2 Farmers Suing DEA Over Right To Grow Hemp

2 Farmers Suing DEA Over Right To Grow Hemp
Posted by CN Staff on June 17, 2007 at 19:05:31 PT
By Donna Leinwand, USA Today
Source: USA Today
North Dakota -- Two North Dakota farmers who want to grow hemp are filing a federal lawsuit today to challenge the Drug Enforcement Administration's ban on the plant that is the same species that produces marijuana.Hemp can be imported from Canada, Europe and China, but growing hemp in the USA is illegal, the DEA says. "Hemp is marijuana," DEA spokesman Garrison Courtney says. "There's no distinguishing feature between marijuana and hemp."
Lawyers for the farmers say the Controlled Substances Act, which governs illegal drugs, makes a specific exception for hemp, a non-drug version of the marijuana plant. They are seeking a court ruling that says the federal authorities cannot arrest the North Dakota farmers for growing hemp.The federal government used to encourage farmers to grow what is known as "industrial hemp," says attorney Joseph Sandler in Washington, D.C., who is representing the farmers. Hemp plants have a low concentration of the psychoactive chemical that gives marijuana users a high, he said."You can smoke 17 fields of this stuff, and it's not going to do anything," Sandler says. "It doesn't make sense to say you can import all this hemp, but you can't grow it and import it from North Dakota to South Dakota." North Dakota's Legislature began considering allowing farmers to grow hemp more than 10 years ago after disease wiped out the wheat and barley crop, says state Rep. Dave Monson, a Republican leader in the Legislature and one of the farmers filing the lawsuit. Snipped:Complete Article: USA Today (US)Author: Donna Leinwand, USA TodayPublished: June 17, 2007Copyright: 2007 USA Today, a division of Gannett Co. Inc.Contact: editor usatoday.comWebsite: Articles: DEA Won't Rule on ND Hemp Licenses in Time Hemp Licenses Issued
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Comment #10 posted by FoM on June 21, 2007 at 08:59:41 PT
N.D. Farmers Sue To Grow Hemp
Thursday, June 21, 2007,8599,1635564,00.html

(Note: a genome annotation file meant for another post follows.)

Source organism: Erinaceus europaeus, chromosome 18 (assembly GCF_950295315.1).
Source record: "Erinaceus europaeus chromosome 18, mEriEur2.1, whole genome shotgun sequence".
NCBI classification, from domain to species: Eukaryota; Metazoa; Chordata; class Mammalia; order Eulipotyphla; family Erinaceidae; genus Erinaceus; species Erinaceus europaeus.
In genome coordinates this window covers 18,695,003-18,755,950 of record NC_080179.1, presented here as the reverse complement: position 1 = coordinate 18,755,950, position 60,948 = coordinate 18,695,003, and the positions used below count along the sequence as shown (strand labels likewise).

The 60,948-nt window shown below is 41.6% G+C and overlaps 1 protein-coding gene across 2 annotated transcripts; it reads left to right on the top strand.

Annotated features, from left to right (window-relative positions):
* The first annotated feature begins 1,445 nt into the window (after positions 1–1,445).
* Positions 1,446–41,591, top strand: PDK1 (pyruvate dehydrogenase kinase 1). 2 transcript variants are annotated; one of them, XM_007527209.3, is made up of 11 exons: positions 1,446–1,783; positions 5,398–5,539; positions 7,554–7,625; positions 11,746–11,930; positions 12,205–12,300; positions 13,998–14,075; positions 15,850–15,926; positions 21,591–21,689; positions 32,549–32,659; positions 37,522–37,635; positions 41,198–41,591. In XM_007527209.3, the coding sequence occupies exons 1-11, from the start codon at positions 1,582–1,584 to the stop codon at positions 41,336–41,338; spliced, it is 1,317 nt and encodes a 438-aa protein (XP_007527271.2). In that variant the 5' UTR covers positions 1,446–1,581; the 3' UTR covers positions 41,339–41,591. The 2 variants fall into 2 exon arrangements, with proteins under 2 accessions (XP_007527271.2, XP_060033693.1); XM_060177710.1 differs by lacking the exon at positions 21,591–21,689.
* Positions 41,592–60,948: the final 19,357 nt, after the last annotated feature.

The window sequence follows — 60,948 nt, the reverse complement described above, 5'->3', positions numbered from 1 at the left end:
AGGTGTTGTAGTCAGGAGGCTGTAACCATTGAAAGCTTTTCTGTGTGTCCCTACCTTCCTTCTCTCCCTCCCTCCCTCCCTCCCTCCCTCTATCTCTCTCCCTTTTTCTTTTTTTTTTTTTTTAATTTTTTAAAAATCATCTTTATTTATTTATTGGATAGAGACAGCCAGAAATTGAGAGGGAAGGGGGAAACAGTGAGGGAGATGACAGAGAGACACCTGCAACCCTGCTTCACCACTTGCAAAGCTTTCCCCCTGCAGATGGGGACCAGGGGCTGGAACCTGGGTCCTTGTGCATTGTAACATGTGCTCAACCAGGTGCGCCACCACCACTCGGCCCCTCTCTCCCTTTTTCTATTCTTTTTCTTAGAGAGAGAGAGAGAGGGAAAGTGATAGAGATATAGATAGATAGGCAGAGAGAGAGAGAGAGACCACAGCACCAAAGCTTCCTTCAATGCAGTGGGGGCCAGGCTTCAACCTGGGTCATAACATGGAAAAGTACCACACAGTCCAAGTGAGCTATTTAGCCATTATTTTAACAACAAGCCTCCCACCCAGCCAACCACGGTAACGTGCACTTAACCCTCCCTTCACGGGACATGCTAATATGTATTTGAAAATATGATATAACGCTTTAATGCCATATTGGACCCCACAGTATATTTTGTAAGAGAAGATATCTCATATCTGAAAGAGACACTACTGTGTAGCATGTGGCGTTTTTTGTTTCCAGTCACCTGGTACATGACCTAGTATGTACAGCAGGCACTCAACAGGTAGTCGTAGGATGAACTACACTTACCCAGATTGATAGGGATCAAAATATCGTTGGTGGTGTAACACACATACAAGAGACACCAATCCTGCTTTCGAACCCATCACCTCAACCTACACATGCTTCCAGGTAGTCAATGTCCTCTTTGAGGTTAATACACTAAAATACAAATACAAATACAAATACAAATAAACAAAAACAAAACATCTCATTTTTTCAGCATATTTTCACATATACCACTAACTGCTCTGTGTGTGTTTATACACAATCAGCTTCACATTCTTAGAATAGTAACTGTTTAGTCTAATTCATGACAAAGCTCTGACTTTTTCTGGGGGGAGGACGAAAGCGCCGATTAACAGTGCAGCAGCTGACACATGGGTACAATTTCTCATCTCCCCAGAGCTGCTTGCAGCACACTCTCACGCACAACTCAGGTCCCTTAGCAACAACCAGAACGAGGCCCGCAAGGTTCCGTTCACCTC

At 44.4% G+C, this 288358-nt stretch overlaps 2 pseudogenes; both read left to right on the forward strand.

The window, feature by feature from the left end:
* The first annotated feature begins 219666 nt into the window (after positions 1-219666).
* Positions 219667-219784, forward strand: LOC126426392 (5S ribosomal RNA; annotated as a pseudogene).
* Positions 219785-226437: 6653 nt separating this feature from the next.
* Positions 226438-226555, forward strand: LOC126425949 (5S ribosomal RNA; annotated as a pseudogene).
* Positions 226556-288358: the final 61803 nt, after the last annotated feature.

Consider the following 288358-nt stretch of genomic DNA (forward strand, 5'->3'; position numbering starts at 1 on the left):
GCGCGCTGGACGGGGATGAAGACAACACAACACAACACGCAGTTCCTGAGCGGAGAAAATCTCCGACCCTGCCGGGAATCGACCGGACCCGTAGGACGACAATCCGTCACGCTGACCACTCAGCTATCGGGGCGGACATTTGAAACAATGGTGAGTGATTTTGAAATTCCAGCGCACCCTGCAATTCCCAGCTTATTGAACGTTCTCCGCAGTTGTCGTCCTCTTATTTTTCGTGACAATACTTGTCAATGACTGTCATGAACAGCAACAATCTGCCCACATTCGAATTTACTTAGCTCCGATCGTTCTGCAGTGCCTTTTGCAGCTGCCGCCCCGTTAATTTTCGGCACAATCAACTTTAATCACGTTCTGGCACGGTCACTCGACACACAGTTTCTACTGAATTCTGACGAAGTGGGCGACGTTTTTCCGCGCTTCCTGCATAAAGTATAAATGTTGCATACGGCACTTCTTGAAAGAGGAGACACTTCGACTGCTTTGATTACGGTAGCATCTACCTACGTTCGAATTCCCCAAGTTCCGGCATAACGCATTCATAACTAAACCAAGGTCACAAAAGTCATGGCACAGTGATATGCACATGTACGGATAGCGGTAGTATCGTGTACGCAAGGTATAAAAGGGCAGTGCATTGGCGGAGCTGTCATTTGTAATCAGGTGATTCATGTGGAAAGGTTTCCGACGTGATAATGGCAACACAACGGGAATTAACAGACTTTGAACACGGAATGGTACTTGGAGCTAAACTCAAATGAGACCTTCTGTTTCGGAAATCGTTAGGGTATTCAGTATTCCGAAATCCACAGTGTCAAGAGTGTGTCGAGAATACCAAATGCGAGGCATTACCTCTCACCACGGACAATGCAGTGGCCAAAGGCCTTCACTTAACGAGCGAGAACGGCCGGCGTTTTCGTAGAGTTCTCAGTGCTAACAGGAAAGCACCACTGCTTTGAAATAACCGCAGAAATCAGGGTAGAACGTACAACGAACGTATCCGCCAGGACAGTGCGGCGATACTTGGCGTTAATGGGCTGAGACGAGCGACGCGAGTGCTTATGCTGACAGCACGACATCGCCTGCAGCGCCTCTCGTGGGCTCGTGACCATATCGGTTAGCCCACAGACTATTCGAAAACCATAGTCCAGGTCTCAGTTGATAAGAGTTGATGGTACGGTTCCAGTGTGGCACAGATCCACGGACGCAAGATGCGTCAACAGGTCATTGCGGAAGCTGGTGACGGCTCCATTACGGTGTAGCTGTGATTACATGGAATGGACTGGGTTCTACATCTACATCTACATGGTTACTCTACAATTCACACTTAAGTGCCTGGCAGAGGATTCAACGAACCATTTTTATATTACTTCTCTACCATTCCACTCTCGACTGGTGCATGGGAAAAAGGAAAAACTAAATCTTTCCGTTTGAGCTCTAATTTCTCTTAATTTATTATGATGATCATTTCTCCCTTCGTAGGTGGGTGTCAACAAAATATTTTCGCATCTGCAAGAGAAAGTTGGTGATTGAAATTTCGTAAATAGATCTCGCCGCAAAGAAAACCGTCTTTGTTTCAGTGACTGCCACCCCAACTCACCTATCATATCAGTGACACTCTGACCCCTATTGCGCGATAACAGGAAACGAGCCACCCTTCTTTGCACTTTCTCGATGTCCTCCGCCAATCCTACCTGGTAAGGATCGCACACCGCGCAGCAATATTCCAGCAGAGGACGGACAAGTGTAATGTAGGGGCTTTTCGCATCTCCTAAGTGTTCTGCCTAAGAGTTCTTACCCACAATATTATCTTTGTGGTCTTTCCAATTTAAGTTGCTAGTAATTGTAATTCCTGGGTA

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Comment #9 posted by FoM on June 21, 2007 at 08:46:15 PT
Feds Shield Our Farms' Moral Fiber
By Steve Wiegand - Bee Columnist Thursday, June 21, 2007Story appeared in MAIN NEWS section, Page A3Sometimes there are aspects of lawmaking that remind one of scenes from "Alice in Wonderland," such as when Alice has a circular conversation with the hookah-smoking caterpillar.This came to mind Tuesday morning, whilst sitting in Room 113 at the Capitol and observing the state Senate Agriculture Committee.The topic under consideration was hemp. Hemp is an oft-misunderstood plant. Many people think it's the same as marijuana, when actually they're just good friends. They're both members of the same plant genus, and look very similar. But hemp has only trace levels of tetrahydrocannabinol, or THC, which is the stuff in marijuana that gets you buzzed.Hemp is nonetheless a very useful plant. It is a very strong fiber. European car manufacturers are using it as a substitute for fiberglass in some parts. The seed has nutritional value. You can make paper, clothes, shampoo and other products from it.And you can legally sell all that stuff in the U.S., thanks to a 2004 federal appeals court ruling that blocked an effort by the Drug Enforcement Administration to ban hemp product sales. (The DEA decided not to pursue an appeal.)Snipped:Complete Article: